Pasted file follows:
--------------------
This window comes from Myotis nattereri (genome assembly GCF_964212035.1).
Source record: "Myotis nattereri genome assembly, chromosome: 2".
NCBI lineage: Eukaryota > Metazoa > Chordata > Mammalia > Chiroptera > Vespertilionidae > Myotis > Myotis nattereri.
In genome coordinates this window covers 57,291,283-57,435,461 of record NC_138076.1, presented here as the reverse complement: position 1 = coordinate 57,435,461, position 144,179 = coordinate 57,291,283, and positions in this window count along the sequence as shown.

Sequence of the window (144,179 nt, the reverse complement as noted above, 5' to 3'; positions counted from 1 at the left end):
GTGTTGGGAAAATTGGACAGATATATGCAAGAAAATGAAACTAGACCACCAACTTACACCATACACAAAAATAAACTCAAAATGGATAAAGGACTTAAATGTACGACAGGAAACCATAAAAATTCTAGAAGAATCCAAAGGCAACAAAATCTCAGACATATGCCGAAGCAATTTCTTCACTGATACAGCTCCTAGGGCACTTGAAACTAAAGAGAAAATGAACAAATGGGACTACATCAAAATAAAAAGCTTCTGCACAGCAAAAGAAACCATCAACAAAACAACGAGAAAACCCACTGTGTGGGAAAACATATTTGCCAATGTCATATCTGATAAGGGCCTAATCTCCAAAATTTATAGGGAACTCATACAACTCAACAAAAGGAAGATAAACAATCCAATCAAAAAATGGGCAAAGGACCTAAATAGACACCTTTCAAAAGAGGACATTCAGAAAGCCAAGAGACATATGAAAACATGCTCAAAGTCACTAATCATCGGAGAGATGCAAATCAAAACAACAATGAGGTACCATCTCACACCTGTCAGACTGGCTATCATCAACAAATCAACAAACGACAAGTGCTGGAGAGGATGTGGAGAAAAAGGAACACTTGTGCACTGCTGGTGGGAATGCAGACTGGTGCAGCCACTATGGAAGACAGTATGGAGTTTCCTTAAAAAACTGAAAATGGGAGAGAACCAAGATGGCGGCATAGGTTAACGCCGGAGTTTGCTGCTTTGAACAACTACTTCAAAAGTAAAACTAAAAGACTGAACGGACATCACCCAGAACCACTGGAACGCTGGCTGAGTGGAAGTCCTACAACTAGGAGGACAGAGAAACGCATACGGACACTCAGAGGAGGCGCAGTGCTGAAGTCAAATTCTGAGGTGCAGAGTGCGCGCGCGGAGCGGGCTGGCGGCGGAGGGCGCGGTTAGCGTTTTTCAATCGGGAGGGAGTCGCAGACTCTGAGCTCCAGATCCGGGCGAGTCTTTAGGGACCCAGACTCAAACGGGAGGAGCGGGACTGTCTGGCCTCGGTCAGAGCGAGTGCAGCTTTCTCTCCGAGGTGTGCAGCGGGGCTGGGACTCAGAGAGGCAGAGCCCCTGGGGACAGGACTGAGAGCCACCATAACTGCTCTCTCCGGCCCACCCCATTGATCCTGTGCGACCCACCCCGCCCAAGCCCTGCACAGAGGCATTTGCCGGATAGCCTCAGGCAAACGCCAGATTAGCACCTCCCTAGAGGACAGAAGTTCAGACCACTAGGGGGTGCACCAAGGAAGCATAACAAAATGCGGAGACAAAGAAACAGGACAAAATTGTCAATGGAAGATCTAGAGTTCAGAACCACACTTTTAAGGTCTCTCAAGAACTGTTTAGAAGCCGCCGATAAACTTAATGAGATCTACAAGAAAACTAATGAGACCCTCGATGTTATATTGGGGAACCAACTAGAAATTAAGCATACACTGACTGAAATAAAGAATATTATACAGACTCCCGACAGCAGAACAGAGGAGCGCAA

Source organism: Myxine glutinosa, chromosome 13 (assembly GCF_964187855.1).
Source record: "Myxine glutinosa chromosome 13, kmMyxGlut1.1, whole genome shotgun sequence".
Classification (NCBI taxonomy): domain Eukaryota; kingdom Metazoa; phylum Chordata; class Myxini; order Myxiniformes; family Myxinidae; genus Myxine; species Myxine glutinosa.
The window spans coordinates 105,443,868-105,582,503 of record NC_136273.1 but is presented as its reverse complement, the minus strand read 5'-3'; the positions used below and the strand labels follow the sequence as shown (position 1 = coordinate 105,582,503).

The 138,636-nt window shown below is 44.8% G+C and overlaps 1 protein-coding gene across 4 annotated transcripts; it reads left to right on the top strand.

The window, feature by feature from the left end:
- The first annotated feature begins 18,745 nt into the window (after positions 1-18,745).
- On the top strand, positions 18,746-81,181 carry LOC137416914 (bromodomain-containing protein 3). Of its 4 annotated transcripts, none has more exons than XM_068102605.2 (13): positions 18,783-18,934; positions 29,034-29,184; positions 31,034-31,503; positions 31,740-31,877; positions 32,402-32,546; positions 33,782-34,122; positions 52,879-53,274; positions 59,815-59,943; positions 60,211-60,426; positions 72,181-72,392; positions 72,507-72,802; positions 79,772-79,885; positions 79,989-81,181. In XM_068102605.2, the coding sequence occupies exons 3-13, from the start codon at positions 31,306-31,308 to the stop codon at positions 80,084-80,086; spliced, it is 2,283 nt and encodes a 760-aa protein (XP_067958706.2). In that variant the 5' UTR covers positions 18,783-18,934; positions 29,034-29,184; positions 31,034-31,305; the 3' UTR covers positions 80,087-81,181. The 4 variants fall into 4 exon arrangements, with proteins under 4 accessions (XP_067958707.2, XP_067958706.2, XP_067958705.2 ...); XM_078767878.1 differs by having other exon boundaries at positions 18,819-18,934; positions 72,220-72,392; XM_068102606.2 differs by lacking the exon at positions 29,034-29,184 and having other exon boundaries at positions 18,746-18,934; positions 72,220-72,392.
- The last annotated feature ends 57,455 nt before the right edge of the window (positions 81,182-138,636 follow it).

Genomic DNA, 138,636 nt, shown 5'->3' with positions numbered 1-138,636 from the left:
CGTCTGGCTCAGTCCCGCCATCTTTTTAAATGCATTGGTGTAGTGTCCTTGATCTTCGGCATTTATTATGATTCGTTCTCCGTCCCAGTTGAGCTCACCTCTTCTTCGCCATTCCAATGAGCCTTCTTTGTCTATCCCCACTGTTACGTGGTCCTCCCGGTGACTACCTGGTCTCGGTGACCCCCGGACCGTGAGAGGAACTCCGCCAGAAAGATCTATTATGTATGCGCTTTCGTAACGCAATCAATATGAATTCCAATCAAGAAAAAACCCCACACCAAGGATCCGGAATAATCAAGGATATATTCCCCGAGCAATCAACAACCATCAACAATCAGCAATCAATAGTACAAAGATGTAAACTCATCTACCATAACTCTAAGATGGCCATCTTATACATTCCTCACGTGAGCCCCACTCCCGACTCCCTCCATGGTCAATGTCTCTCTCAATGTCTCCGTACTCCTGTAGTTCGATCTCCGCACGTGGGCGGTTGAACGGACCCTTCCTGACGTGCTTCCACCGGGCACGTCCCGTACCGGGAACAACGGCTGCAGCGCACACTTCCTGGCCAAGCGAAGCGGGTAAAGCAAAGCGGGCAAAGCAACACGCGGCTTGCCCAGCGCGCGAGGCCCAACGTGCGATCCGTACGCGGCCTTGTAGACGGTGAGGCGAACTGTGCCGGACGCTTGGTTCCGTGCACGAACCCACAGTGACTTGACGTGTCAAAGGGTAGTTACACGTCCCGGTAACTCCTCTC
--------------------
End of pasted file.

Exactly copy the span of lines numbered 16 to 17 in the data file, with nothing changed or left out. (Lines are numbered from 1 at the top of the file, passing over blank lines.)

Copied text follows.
Genomic DNA, 138,636 nt, shown 5'->3' with positions numbered 1-138,636 from the left:
CGTCTGGCTCAGTCCCGCCATCTTTTTAAATGCATTGGTGTAGTGTCCTTGATCTTCGGCATTTATTATGATTCGTTCTCCGTCCCAGTTGAGCTCACCTCTTCTTCGCCATTCCAATGAGCCTTCTTTGTCTATCCCCACTGTTACGTGGTCCTCCCGGTGACTACCTGGTCTCGGTGACCCCCGGACCGTGAGAGGAACTCCGCCAGAAAGATCTATTATGTATGCGCTTTCGTAACGCAATCAATATGAATTCCAATCAAGAAAAAACCCCACACCAAGGATCCGGAATAATCAAGGATATATTCCCCGAGCAATCAACAACCATCAACAATCAGCAATCAATAGTACAAAGATGTAAACTCATCTACCATAACTCTAAGATGGCCATCTTATACATTCCTCACGTGAGCCCCACTCCCGACTCCCTCCATGGTCAATGTCTCTCTCAATGTCTCCGTACTCCTGTAGTTCGATCTCCGCACGTGGGCGGTTGAACGGACCCTTCCTGACGTGCTTCCACCGGGCACGTCCCGTACCGGGAACAACGGCTGCAGCGCACACTTCCTGGCCAAGCGAAGCGGGTAAAGCAAAGCGGGCAAAGCAACACGCGGCTTGCCCAGCGCGCGAGGCCCAACGTGCGATCCGTACGCGGCCTTGTAGACGGTGAGGCGAACTGTGCCGGACGCTTGGTTCCGTGCACGAACCCACAGTGACTTGACGTGTCAAAGGGTAGTTACACGTCCCGGTAACTCCTCTC